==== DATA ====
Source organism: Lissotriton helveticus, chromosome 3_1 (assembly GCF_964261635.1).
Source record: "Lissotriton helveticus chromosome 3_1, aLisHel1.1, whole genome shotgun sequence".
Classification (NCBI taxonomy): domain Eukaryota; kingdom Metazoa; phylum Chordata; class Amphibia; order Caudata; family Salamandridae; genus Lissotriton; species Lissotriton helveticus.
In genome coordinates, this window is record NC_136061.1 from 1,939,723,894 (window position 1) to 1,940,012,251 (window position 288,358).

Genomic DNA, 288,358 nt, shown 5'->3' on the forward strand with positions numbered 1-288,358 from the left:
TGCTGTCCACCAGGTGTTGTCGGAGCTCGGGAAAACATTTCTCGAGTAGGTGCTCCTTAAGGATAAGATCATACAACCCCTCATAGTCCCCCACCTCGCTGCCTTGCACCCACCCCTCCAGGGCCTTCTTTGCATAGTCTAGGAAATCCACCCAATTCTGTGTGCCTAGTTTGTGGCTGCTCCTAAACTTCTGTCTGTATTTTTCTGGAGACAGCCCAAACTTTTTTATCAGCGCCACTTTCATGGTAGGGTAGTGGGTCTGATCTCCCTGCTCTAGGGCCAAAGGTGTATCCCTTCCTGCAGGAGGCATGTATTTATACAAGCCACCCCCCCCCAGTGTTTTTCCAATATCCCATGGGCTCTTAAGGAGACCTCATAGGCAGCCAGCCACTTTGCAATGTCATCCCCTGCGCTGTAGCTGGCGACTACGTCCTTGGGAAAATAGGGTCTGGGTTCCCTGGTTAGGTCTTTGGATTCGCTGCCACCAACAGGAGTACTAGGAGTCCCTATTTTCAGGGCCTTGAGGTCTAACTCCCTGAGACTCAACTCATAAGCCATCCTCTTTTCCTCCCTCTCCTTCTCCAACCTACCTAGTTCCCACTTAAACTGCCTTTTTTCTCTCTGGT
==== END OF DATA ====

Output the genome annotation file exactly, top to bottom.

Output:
Source organism: Lissotriton helveticus, chromosome 3_1 (assembly GCF_964261635.1).
Source record: "Lissotriton helveticus chromosome 3_1, aLisHel1.1, whole genome shotgun sequence".
Classification (NCBI taxonomy): domain Eukaryota; kingdom Metazoa; phylum Chordata; class Amphibia; order Caudata; family Salamandridae; genus Lissotriton; species Lissotriton helveticus.
In genome coordinates, this window is record NC_136061.1 from 1,939,723,894 (window position 1) to 1,940,012,251 (window position 288,358).

Genomic DNA, 288,358 nt, shown 5'->3' on the forward strand with positions numbered 1-288,358 from the left:
TGCTGTCCACCAGGTGTTGTCGGAGCTCGGGAAAACATTTCTCGAGTAGGTGCTCCTTAAGGATAAGATCATACAACCCCTCATAGTCCCCCACCTCGCTGCCTTGCACCCACCCCTCCAGGGCCTTCTTTGCATAGTCTAGGAAATCCACCCAATTCTGTGTGCCTAGTTTGTGGCTGCTCCTAAACTTCTGTCTGTATTTTTCTGGAGACAGCCCAAACTTTTTTATCAGCGCCACTTTCATGGTAGGGTAGTGGGTCTGATCTCCCTGCTCTAGGGCCAAAGGTGTATCCCTTCCTGCAGGAGGCATGTATTTATACAAGCCACCCCCCCCCAGTGTTTTTCCAATATCCCATGGGCTCTTAAGGAGACCTCATAGGCAGCCAGCCACTTTGCAATGTCATCCCCTGCGCTGTAGCTGGCGACTACGTCCTTGGGAAAATAGGGTCTGGGTTCCCTGGTTAGGTCTTTGGATTCGCTGCCACCAACAGGAGTACTAGGAGTCCCTATTTTCAGGGCCTTGAGGTCTAACTCCCTGAGACTCAACTCATAAGCCATCCTCTTTTCCTCCCTCTCCTTCTCCAACCTACCTAGTTCCCACTTAAACTGCCTTTTTTCTCTCTGGT